Yeah, I mean, I think there’s so many things that you can do. I mean, part of it, I think, is just diving into getting started. But I think also kind of asking questions, you know, ask people, if there’s anyone that you know, in your community that maybe has done something similar, I think being able to find, you know, would be a business coach or someone to help you kind of really set that foundation for your business is very valuable. I worked with the business coach was fantastic to kind of really get focused in the beginning, I think, for me, and I talked to a couple other business owners to that when you’re getting started, kind of want to do everything at once. And it’s really kind of understanding what what do you need to do first, second, and third, and not kind of get distracted by shiny objects or new ideas. And I think being an entrepreneur, you’re always coming up with new ideas. So it’s kind of almost writing them down and being like, Okay, well, if I’m serious about those, like, how do they work into, you know, my next steps, or maybe it’s something you do six months down the road, 12 months down the road, and just really making sure that you have a clear path of where you want to go and then just breaking it down into steps from there. That’s awesome advice.

Aside from not wanting to work for someone else? And aside from your family, what is your WHY? That’s a great question.

Yeah, I think my Y is really wanting to help other businesses, Master social media and their online presence. And I think that sounds kind of materialistic in a way but I can’t tell you how many like products I have found online or communities I found online that have changed my life for the better or provided us solution to something that I needed. So I think there’s a lot of value in that storytelling and I like that it’s a lot more personal. It’s not necessarily sale sale sale, but it’s about building relationships. And that’s something that I think is valuable in your personal life or your business life and so I think that that’s what drives me is really kind of connecting people okay, and what’s your favorite internet resource or app that just makes your life easier?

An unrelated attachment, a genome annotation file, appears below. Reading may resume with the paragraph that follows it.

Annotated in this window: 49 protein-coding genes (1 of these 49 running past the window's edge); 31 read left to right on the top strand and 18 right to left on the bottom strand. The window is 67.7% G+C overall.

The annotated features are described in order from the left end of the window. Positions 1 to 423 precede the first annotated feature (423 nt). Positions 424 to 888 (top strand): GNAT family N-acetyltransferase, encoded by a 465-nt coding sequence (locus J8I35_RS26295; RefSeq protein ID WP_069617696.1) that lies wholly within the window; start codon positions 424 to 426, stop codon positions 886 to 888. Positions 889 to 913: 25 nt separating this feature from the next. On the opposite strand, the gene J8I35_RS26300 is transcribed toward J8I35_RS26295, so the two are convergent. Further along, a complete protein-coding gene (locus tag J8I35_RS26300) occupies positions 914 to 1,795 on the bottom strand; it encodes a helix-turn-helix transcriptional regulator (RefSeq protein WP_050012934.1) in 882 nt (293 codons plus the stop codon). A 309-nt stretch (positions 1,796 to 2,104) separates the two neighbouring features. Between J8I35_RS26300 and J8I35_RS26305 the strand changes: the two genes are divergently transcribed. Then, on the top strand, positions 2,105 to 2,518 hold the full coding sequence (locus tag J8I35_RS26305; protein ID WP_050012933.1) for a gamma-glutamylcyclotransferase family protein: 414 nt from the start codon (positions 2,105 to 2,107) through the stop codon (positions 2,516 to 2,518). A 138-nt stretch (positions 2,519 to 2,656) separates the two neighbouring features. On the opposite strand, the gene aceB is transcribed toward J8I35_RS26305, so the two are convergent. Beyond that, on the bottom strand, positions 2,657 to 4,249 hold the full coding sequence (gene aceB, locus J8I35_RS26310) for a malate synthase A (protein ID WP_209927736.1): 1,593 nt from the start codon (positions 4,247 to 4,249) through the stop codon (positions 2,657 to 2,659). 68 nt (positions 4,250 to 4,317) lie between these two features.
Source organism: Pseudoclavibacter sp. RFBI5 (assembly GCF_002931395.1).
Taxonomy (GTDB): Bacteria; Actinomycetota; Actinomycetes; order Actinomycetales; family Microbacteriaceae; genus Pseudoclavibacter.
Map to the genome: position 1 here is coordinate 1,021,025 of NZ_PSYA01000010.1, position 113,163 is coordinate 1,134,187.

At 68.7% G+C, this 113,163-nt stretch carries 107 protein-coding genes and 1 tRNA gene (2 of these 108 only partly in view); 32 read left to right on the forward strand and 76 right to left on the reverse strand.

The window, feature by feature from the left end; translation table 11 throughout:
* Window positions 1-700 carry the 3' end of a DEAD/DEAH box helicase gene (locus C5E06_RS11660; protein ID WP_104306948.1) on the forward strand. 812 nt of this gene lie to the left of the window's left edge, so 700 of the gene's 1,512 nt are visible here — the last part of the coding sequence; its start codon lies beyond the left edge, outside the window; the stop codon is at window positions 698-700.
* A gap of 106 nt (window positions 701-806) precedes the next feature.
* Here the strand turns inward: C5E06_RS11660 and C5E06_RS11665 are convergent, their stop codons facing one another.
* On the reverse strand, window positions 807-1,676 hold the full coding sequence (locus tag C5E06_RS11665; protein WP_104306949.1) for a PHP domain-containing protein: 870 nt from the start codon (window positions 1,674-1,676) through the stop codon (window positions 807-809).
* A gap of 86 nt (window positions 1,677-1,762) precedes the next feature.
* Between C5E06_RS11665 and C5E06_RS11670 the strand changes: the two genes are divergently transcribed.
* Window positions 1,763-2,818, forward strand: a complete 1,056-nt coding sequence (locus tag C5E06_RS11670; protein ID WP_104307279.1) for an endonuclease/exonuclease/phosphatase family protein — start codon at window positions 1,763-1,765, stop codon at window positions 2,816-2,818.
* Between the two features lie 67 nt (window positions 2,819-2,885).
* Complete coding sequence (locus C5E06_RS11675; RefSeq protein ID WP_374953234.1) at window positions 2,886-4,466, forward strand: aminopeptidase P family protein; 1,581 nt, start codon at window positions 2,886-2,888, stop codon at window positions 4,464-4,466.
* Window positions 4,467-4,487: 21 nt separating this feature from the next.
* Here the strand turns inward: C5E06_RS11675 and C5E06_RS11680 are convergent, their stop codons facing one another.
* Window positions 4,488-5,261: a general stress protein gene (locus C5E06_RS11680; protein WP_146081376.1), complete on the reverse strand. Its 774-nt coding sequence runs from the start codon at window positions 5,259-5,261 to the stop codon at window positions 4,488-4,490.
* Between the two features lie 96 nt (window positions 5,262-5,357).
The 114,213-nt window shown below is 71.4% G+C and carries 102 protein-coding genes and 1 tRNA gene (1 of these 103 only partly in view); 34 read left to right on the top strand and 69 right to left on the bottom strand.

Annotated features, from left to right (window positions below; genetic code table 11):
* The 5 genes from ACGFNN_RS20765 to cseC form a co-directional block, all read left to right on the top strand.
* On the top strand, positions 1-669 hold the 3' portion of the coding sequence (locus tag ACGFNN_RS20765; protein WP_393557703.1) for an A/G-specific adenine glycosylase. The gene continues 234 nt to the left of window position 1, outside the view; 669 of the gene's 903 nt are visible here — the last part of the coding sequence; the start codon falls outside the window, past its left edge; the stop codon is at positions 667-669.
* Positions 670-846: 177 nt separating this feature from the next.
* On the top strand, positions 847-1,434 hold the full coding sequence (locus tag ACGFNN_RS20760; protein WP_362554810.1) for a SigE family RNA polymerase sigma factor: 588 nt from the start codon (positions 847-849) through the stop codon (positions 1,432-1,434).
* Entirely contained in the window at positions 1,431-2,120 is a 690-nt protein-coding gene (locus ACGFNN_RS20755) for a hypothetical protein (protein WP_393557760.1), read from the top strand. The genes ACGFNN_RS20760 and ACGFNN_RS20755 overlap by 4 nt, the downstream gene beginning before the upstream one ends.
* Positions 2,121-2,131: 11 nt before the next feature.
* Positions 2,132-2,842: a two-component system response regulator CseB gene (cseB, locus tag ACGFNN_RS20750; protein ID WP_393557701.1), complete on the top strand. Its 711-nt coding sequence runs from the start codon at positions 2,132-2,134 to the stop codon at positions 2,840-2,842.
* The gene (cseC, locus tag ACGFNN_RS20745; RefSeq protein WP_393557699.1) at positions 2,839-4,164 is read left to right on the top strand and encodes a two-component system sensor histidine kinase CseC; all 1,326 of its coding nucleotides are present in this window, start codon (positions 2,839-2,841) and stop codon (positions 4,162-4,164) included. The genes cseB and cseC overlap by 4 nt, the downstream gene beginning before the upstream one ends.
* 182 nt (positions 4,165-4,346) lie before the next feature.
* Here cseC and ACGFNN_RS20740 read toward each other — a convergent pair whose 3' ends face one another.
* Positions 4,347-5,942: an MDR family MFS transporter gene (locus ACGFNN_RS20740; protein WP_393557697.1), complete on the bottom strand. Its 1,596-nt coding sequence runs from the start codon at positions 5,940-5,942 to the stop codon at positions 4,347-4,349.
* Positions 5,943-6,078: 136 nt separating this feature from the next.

Oh man I feel like there’s so many there’s definitely the ones I mentioned earlier for sure. But I think even at like a more basic level I use like the Google Apps for Work and I manage like my workflow my team on there I also like share all the content calendars our clients that way so that is a very integral part to the day to day operation of my business where can listeners find you online what’s your social media accounts your website Yeah, absolutely my website is Chipperfield media calm, and we also have a blog on there, which we post a couple times a month with lots of resources, and then on Facebook and Instagram. We’re actually Broomfield media house, and it’s on Twitter and Snapchat at Chipperfield and kg, Charlotte, thanks so much for sharing your story with us today. You’re welcome. Thank you so much for having me.